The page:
One of the reasons I leapt at the challenge of starting Divvy Homes is that I know how poorly the traditional mortgage industry serves Americans who’ve faced adversity and worked hard to overcome it.

I also know that housing prices and rents in most major metro areas have increased significantly, which has put pressure on consumers who try to save up for a down payment. As prices go up, a larger downpayment is required, but rental rates have also increased, making it harder for people to save.

Because iFunding is meant to solve some of the problems mentioned above, most of the companies in this new industry open up homeownership to a larger segment of the population by working with those who have lower credit scores and smaller downpayment savings.

With that said, different business models appeal to different types of customers. While some companies focus on higher-priced homes and customers with more savings, others focus on moderately priced homes and customers with little or no savings.

As the industry matures, these different business models will also evolve to better serve each segment of the population.

How does iFunding work for consumers? 

From the perspective of a consumer, iFunding gives you more options than you otherwise would have had.

Here is an example from my company, Divvy Homes:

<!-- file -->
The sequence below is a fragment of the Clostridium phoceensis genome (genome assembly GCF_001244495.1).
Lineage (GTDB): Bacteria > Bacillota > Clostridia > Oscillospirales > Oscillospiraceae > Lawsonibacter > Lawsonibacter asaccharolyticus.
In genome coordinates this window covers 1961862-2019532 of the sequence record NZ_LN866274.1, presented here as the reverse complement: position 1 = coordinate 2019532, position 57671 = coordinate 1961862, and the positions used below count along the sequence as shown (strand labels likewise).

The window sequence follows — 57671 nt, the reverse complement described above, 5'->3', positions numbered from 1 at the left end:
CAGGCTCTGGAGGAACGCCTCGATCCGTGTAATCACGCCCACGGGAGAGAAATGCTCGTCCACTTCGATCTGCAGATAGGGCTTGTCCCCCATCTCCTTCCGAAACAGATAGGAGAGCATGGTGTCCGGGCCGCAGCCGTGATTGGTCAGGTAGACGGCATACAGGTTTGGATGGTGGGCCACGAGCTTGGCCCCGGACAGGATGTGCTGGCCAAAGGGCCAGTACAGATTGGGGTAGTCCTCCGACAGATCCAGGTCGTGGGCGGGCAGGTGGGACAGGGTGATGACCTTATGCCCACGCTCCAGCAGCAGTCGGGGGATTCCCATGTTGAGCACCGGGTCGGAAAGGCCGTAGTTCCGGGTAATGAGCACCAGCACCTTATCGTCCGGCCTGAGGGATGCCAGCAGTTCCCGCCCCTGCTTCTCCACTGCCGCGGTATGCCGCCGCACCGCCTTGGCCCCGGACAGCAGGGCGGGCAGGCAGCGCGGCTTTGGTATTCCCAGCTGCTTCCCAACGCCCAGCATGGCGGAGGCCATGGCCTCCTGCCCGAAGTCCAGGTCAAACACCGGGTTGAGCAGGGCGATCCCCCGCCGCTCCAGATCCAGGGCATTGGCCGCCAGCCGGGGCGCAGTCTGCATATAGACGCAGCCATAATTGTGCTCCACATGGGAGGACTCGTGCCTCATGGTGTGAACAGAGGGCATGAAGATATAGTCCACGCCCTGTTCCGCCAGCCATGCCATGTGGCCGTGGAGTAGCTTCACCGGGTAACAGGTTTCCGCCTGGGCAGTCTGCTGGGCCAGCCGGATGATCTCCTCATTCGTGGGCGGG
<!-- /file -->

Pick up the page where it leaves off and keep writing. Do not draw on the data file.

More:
• Andrew and Heather want to buy a home in Atlanta, but their credit scores are not high enough.
  • They partner with Divvy, which buys their preferred home for them.
    The couple puts down a 2 percent down payment while Divvy takes care of all the other costs associated with the home purchase.
  • Soon after, they move into the home and get to enjoy it as if it was their own.
  • Every month, they pay Divvy a monthly payment that includes rent and equity savings.
  • After three years, they use their down payment and equity savings to buy back the home from Divvy at a previously agreed-upon price.

If all goes well, our customers get to live in their preferred home from the beginning of their partnership with us while strengthening their financial situation. When they buy back the home, they get to enjoy all the benefits of homeownership for the rest of their lives if they so choose.

Aspiring homeowners like Andrew and Heather are not the exception; they have come to be the norm in America.